Distributed fiber optic sensing over readily available telecom fiber networks Distributed Fiber Optic Sensing (DFOS) systems rely on measuring and analyzing different properties of the backscattered light of an optical pulse propagating along a fiber cable. DFOS systems can measure temperature, strain, vibrations, or acoustic excitations on the fiber cable and to their unique specifications, they have many applications and advantages over competing technologies. In this talk we will focus on the challenges and applications of DFOS systems using outdoor grade telecom fiber networks instead of standard indoor or some specialty fiber cables.
Availability Analysis for Reliable Distributed Fiber Optic Sensors Placement We perform the availability analysis for various reliable distributed fiber optic sensor placement schemes in the circumstances of multiple failures. The study can help the network carriers to select the optimal protection scheme for their network sensing services, considering both service availability and hardware cost.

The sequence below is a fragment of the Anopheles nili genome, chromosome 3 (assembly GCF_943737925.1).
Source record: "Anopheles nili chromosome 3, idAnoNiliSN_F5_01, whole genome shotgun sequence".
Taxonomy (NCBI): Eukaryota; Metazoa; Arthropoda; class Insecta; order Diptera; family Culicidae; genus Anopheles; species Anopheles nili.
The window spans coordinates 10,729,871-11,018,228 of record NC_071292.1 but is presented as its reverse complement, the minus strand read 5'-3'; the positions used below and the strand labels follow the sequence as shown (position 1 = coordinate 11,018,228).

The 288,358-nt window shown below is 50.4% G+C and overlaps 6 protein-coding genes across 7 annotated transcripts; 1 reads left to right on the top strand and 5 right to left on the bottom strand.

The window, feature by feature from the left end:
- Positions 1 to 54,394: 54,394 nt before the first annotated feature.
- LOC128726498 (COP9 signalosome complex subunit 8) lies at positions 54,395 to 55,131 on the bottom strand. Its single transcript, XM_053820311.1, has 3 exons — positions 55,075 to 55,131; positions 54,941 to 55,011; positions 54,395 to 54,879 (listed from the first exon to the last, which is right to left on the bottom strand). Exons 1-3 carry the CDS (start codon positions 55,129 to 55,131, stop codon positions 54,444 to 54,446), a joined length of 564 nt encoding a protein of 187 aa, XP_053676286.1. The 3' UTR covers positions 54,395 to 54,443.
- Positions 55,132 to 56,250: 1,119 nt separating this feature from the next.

Distributed Optical Fiber Sensing Using Specialty Optical Fibers Distributed fiber optic sensing systems use long section of optical fiber as the sensing media. Therefore, the fiber characteristics determines the sensing capability and performance. In this presentation, various types of specialty optical fibers and their sensing applications will be introduced and discussed.
Field Trials of Vibration Detection, Localization and Classification over Deployed Telecom Fiber Cables We review sensing fusion results of integrating fiber sensing with video for machine-learning-based localization and classification of impulsive acoustic event detection. Classification accuracy >97% was achieved on aerial coils, and >99% using fiber-based signal enhancers.